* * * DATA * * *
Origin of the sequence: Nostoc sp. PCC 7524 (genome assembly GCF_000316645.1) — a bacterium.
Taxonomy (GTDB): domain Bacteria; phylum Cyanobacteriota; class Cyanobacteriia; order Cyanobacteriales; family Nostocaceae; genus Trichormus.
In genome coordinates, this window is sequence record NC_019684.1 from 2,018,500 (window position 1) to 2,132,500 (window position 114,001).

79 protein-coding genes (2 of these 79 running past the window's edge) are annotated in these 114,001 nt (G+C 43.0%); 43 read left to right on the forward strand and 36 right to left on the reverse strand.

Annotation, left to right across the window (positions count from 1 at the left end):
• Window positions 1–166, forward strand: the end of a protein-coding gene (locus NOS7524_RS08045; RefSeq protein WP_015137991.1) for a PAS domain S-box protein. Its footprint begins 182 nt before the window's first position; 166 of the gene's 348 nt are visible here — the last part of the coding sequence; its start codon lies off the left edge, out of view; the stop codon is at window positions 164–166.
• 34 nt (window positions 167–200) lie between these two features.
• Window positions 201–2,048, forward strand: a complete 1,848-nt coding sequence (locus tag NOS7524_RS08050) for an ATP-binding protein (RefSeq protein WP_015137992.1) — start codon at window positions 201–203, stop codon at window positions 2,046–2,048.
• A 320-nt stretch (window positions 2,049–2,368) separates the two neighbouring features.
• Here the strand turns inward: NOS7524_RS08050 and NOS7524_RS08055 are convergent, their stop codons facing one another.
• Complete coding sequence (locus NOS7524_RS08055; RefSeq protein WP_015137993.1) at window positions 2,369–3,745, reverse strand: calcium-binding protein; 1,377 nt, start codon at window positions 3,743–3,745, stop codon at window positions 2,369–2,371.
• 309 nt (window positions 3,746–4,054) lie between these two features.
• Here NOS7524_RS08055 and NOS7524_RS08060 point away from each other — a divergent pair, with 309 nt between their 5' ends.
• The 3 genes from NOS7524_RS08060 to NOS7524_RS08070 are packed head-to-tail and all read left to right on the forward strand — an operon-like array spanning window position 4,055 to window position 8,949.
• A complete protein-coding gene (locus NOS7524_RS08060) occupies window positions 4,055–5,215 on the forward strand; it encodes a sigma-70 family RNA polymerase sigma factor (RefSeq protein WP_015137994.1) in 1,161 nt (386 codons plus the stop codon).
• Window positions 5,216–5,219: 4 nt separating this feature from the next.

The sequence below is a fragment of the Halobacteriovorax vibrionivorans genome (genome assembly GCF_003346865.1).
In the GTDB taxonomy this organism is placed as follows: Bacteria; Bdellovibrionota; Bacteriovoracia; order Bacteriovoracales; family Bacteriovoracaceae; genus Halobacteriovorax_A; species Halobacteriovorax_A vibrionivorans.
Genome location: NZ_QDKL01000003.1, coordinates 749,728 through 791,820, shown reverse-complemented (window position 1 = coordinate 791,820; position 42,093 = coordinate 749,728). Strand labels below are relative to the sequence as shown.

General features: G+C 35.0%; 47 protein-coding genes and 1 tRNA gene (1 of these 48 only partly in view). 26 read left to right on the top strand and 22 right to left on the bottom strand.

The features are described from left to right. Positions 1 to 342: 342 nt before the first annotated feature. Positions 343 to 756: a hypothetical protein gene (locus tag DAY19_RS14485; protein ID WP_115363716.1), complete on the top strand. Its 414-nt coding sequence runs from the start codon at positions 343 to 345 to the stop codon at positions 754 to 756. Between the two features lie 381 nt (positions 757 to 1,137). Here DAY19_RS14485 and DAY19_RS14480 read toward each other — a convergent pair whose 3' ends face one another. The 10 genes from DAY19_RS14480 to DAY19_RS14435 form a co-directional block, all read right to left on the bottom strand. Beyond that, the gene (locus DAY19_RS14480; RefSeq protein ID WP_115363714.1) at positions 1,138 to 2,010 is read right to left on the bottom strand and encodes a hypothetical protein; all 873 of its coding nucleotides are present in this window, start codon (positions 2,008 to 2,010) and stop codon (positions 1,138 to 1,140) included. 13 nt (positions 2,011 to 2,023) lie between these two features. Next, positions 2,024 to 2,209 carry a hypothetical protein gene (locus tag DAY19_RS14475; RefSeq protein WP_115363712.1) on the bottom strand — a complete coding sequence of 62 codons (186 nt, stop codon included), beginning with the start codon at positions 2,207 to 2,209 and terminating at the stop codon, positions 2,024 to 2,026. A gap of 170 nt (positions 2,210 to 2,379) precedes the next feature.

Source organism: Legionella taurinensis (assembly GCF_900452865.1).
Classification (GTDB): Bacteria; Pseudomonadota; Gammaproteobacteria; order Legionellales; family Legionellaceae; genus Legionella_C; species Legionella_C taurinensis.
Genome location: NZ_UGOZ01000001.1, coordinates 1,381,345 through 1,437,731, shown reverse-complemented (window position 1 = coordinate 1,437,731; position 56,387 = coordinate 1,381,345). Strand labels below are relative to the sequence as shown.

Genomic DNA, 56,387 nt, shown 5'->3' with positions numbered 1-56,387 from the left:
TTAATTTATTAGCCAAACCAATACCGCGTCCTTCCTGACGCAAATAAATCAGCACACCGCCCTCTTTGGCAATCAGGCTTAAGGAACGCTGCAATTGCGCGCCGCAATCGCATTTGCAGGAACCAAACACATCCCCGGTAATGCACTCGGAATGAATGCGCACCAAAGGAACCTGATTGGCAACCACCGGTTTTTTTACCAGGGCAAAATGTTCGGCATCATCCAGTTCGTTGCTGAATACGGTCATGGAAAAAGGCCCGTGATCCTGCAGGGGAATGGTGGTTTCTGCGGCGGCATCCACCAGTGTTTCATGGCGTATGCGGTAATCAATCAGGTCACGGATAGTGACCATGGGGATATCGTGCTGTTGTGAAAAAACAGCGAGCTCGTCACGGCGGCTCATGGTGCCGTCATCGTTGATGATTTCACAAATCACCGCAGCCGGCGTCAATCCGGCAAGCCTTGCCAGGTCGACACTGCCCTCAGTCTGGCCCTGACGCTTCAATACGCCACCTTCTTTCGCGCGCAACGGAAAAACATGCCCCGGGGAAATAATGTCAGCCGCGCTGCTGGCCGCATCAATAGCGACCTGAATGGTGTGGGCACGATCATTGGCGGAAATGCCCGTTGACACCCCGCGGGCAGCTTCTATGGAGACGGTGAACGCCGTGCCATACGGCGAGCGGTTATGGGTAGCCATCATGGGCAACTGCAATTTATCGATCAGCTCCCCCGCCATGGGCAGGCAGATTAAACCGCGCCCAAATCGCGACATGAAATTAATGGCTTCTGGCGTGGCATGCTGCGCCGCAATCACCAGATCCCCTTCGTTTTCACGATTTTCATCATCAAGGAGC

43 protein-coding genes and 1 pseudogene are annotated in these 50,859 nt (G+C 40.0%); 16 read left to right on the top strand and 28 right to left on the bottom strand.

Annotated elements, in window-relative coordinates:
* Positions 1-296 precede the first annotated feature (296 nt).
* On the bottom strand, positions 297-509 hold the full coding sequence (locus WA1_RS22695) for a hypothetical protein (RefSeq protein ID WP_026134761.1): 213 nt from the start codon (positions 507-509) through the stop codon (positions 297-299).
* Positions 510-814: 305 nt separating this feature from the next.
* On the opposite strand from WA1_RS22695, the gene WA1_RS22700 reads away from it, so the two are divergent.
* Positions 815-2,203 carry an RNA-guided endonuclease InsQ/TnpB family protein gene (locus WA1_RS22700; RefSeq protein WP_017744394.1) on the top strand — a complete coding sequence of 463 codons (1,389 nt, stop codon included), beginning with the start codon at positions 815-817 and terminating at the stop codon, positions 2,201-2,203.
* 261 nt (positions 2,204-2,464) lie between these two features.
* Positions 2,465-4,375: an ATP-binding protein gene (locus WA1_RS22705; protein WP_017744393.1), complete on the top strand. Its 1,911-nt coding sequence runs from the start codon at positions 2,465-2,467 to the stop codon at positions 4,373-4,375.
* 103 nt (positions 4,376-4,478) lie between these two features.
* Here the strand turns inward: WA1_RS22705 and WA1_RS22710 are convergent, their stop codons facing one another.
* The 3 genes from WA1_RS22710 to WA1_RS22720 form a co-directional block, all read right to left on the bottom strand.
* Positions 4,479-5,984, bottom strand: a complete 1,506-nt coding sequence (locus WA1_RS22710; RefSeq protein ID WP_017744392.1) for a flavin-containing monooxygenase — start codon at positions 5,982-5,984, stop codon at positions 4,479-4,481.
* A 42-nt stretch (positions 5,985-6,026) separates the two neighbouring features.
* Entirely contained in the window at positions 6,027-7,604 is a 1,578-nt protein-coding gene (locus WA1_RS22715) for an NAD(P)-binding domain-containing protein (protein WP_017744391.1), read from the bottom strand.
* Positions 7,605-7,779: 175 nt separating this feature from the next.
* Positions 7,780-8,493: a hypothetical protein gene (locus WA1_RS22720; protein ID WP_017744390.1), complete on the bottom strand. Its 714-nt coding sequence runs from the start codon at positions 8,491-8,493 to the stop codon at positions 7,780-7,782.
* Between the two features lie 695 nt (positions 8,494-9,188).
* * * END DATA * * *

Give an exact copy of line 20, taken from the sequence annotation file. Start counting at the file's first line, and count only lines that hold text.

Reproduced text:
General features: G+C 35.0%; 47 protein-coding genes and 1 tRNA gene (1 of these 48 only partly in view). 26 read left to right on the top strand and 22 right to left on the bottom strand.